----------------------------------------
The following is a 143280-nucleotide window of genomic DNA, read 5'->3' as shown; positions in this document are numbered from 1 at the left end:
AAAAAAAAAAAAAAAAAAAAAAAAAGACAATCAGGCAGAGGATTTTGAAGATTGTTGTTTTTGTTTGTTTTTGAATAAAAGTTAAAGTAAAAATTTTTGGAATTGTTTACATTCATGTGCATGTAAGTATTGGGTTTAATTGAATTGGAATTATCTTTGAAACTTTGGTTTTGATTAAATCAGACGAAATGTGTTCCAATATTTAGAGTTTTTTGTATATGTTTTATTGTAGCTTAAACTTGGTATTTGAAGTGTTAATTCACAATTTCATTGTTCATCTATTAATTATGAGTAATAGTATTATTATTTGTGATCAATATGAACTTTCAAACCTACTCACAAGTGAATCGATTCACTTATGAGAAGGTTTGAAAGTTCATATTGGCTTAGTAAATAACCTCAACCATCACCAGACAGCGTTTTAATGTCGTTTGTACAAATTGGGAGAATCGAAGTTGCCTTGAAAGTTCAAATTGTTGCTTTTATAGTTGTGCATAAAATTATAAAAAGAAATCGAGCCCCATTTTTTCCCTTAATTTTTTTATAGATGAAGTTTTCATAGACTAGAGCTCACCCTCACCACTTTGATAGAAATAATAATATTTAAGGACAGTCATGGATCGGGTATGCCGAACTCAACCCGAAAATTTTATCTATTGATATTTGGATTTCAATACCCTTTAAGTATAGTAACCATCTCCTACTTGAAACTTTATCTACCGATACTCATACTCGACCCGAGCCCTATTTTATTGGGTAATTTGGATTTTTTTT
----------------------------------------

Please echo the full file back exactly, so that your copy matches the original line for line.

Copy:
The following is a 143280-nucleotide window of genomic DNA, read 5'->3' as shown; positions in this document are numbered from 1 at the left end:
AAAAAAAAAAAAAAAAAAAAAAAAAGACAATCAGGCAGAGGATTTTGAAGATTGTTGTTTTTGTTTGTTTTTGAATAAAAGTTAAAGTAAAAATTTTTGGAATTGTTTACATTCATGTGCATGTAAGTATTGGGTTTAATTGAATTGGAATTATCTTTGAAACTTTGGTTTTGATTAAATCAGACGAAATGTGTTCCAATATTTAGAGTTTTTTGTATATGTTTTATTGTAGCTTAAACTTGGTATTTGAAGTGTTAATTCACAATTTCATTGTTCATCTATTAATTATGAGTAATAGTATTATTATTTGTGATCAATATGAACTTTCAAACCTACTCACAAGTGAATCGATTCACTTATGAGAAGGTTTGAAAGTTCATATTGGCTTAGTAAATAACCTCAACCATCACCAGACAGCGTTTTAATGTCGTTTGTACAAATTGGGAGAATCGAAGTTGCCTTGAAAGTTCAAATTGTTGCTTTTATAGTTGTGCATAAAATTATAAAAAGAAATCGAGCCCCATTTTTTCCCTTAATTTTTTTATAGATGAAGTTTTCATAGACTAGAGCTCACCCTCACCACTTTGATAGAAATAATAATATTTAAGGACAGTCATGGATCGGGTATGCCGAACTCAACCCGAAAATTTTATCTATTGATATTTGGATTTCAATACCCTTTAAGTATAGTAACCATCTCCTACTTGAAACTTTATCTACCGATACTCATACTCGACCCGAGCCCTATTTTATTGGGTAATTTGGATTTTTTTT